both psychological and behavioral outcomes for adolescents; the relationships
among ethnic identity, discrimination, and mental health; and the role of racial
socialization in ethnic identity development and mental health. The authors also
pay particular attention to ethnic identity and academic achievement.
Merritt, K. (2002). Rangatahi wahine: Overcoming the odds – preliminary results.
Paper presented at The Proceedings of the National Maori Graduates of
Psychology Symposium, Waikato, New Zealand. Retrieved December 3,
2008, from

Annotation: The purpose of my research was to identify factors that have

contributed to the development of resilience in young Māori girls’ lives.
Incorporated into this was an exploration of their psychosocial competence
makeup, to see whether their sense of self, sense of relationship to the world,
and ability to negotiate life events, was unique.

The Ministry of Maori Development. (2006). Maori youth. Retrieved December 3,

2008, from

Annotation: This a webpage which has statistics on Maori youths’ population,

education, employment, health, sexual health, alcohol, exercise etc.

Smith, L. T., Smith, G. H., Boler, M., Kempton, M., Ormond, A., & Chueh, H., et al.
(2002). “Do you guys hate Aucklanders too?” Youth: Voicing difference
from the rural heartland. Journal of Rural Studies, 18, 169-178. Retrieved
December 3, 2008, from

Annotation: Youth First conducted focus groups and participatory "youth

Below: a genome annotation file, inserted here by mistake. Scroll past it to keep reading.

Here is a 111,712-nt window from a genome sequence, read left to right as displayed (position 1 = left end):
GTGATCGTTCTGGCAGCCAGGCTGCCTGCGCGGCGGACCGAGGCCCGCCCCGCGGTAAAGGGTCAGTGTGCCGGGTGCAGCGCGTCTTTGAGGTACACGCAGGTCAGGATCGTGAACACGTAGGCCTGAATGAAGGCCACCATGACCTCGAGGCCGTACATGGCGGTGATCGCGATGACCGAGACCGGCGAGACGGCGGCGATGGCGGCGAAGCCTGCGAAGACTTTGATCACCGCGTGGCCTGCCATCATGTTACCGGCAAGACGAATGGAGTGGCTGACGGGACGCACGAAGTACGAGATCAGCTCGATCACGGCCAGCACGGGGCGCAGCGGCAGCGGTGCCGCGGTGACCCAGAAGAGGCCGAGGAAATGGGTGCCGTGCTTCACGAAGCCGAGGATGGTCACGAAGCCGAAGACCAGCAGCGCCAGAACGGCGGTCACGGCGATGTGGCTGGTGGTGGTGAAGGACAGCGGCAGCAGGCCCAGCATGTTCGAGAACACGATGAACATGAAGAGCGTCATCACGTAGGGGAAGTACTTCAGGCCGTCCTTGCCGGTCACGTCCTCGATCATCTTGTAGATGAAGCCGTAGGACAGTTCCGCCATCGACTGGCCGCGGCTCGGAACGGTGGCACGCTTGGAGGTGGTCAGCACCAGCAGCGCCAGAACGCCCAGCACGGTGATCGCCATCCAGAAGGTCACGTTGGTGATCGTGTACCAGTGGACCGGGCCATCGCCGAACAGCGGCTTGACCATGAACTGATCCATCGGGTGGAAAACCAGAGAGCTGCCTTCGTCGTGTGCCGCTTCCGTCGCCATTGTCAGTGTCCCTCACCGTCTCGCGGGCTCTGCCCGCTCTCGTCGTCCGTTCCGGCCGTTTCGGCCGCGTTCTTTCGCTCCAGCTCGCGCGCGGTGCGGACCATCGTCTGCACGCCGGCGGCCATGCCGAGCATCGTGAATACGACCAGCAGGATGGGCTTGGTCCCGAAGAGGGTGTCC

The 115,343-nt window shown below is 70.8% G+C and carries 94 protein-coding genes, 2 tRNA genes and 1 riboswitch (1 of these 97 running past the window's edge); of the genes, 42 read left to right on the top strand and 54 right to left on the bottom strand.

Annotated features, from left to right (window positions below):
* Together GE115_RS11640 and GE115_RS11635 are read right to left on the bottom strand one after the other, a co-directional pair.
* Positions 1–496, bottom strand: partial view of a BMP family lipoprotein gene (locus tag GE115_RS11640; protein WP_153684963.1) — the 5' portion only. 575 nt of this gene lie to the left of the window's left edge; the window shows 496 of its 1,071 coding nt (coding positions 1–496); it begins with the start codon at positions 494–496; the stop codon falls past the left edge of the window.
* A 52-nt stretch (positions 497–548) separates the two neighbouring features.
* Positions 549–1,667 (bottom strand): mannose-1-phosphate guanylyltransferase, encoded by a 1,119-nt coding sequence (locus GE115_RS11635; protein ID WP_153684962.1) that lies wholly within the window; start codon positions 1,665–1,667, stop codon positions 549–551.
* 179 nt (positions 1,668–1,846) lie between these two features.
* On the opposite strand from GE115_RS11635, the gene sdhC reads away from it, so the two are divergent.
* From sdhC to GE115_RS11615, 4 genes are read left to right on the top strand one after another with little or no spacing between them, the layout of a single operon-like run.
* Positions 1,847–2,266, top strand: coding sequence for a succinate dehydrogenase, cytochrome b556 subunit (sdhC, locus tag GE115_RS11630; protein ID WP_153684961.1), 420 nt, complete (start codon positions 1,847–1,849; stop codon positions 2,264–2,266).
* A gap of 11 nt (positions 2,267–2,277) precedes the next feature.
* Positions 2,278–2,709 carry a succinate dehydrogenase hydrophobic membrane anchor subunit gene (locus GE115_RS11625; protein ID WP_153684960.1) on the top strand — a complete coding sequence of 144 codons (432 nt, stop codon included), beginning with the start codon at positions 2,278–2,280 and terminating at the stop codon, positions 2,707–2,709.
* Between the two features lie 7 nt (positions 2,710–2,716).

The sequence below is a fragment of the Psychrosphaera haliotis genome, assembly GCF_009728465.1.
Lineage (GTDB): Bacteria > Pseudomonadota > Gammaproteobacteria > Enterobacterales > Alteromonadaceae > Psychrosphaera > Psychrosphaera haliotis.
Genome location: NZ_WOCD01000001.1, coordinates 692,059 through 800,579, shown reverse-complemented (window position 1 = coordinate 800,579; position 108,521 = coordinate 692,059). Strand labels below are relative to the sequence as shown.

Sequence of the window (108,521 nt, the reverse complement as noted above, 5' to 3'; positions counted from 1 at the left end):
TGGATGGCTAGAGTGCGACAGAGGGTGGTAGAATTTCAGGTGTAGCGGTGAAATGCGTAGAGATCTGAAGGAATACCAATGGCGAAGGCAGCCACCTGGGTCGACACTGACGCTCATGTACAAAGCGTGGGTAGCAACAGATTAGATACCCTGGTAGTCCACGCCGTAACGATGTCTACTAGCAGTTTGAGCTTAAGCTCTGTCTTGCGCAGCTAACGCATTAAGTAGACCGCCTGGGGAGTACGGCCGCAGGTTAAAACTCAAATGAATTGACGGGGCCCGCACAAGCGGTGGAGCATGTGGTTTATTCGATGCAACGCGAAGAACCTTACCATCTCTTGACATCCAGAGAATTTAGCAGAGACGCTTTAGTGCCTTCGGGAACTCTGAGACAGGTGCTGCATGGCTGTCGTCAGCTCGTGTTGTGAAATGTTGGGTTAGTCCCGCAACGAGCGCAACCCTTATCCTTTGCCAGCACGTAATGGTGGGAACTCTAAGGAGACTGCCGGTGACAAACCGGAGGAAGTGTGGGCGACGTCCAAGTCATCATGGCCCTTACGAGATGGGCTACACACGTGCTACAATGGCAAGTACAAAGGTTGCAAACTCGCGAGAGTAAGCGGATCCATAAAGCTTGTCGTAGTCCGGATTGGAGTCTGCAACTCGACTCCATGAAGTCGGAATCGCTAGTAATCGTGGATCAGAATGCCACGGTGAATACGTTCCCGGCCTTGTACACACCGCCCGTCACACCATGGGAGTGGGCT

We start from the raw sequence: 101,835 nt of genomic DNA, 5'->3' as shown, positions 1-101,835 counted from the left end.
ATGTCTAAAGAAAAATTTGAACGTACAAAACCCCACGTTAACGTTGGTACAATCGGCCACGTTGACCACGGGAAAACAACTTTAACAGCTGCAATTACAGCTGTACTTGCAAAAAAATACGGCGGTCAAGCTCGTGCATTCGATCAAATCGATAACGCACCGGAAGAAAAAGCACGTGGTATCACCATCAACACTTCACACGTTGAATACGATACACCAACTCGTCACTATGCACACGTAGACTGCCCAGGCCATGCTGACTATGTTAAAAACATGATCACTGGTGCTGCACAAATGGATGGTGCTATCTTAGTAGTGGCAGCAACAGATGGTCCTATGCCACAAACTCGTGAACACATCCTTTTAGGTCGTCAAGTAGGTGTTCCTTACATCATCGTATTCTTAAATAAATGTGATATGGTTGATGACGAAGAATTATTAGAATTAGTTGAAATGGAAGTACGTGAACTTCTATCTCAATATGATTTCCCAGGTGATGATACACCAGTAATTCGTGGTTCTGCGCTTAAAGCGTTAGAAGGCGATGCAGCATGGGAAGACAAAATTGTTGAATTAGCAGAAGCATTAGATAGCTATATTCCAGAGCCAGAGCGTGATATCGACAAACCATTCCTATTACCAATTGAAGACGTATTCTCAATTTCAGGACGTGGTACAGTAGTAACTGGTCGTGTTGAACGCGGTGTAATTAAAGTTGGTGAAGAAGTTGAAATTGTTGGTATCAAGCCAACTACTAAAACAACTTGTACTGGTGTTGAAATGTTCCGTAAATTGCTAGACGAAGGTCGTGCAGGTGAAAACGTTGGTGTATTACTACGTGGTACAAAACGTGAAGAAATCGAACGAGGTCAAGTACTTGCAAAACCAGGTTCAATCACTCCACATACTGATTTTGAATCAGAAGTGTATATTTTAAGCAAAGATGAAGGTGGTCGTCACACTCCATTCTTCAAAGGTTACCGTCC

tribunals" across New Zealand, examining experiences of growing up rural.
Common themes included "not being listened to," exclusion from citizen
participation, and anxiety about the future. Remarkable differences in experience
and views were often found in the same community. Maori youth revealed strong
connections to place and extended family.
Edwards, S., Mccreanor, T., & Moewaka-Barnes, H. (2007). Maori family culture: A
context of youth development in Counties/Manukau. New Zealand journal
of Social Sciences Online, 2, 1-15. Retrieved December 3, 2008, from

Annotation: This paper reports on a study designed to bring the voices of young
people directly into the social science literature regarding environmental
influences on wellbeing. We analyse accounts from young Maori about their
families and the roles families play in order to focus on strengths and positive
resources for the promotion of youth wellbeing.

Durie, M. (1998). Te Mana Kawanatanga: The Politics of Māori Self Determination.

Auckland: Oxford University Press.

Annotation: Mana Tupuna: Identity and Heritage (Chapter 3). This chapter
discusses the creation of a Maori identity; Being Maori in the 21st century; Maori
Language teachers and resources; Traditional knowledge and others related to
identity of Maori culture.

UNESCO. (2005, January). Restoring the lifetime: Social cohesion and integration
of conflict-affected youth. USA: Author. Retrieved December 3, 2008, from

Annotation: This study is related to a highly prioritized subject concerning the

educational and social changes throughout the world. Content: (I)The
marginalization of conflict-affected youth; (II) Social cohesion and social capital:
Theories, models and practice; (III) Youth education and its role in building social
capital; (IV) Integration of excluded youth; (V) Role of government in rebuilding
social cohesion and engaging conflict-affected youth.

Love & Praat et al